Now I am beginning to understand why Peter would say to the husbands that they should be considerate to their wives and treat them with respect as their weaker partner so that nothing will hinder their prayers (1 Peter 3:7). I am beginning to think that probably it was because of the fact that Abraham did not put in his wife into consideration when asking for a child from the Lord that the answer to his prayer was delayed.
So as a man, that big issue you are presenting to God for approval and delivery, do you have the concerns of your wife included in the request sheet. If not I will encourage you to withdraw the request and represent it with your wife’s concerns included in your presentation.
Another issue that made my heart bleed in the marriage story of Abraham and Sarah is found in Genesis 16. In that passage we read that Sarah on coming to terms with the fact that she could not give Abraham the child he longed for, she offered him her maidservant. My deep thought on this is that Sarah was mindful of Abraham’s feeling. She was beginning to feel the hit of not having a child for her husband; she realized how much a child meant to Abraham and how desperately he wanted one and so she put her own feelings on hold. She forgot herself and placed her husband’s feelings as a priority. She accepted the blame and took responsibility for the situation at hand (even though it was not her doing), and thought up a solution even though it was at the expense of her her own joy and peace in marriage. She had to give up her husband in exchange for a child just to make him happy.
And the Bible tells us that Abraham agreed. He agreed without even thinking of the effect that proposal would have on his marriage and the happiness of his wife who he was meant to love and protect. As far as Abraham was concerned, what Sarah felt or didn’t feel didn’t matter as long as that option would likely give him the child he wanted. And still Abraham was a man who loved and feared the Lord; so even men of God are not exempted from these flaws. The fact that you are a pastor in church does not translate to the fact that you love your wife and are considerate with her or treat her with respect.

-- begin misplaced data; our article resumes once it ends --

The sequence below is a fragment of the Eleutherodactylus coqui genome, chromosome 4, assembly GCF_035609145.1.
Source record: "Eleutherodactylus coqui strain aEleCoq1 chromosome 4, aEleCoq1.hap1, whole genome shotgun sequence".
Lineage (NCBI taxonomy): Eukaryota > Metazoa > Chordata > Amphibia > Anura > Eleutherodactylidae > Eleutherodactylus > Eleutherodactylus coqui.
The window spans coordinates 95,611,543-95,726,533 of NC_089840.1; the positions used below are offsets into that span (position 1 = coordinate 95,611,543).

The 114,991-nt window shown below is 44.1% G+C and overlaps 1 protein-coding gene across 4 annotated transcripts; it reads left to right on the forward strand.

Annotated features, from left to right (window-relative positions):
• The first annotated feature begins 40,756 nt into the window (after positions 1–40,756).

But if you want speedy answers to those prayers of yours from God then make sure that you put your wife’s perceptive in view as you make your presentation to God. If God delayed Abraham’s prayers for this reason and didn’t excuse his ignorance, then be sure He won’t excuse yours too. And so we see God coming to issue a warning to Abraham in Genesis 17:1 and God said to Abraham, “I am God Almighty, walk before me and be blameless.”
But the Lord in His faithfulness would not allow faithful and selfless Sarah go to her grave barren. Abraham now had a son, so that request had been removed from the presence of God. But there remains the cry of Sarah, the submissive, faithful and selfless wife of Abraham and the stigmatization of barrenness that she carried on her as a woman and wife. And God visited again with a promise to give Abraham a child and this time through Sarah at a good old age of 100 and 90years respectively. And because Abraham now had a child, without much thought for who bore him the child, simple told God not to worry any longer and just bless the child he had from his wife's maidservant. And you wonder again if Abraham had it in mind that his wife was carrying on the stigma of barrenness or was it that he just didn’t care how or what she felt?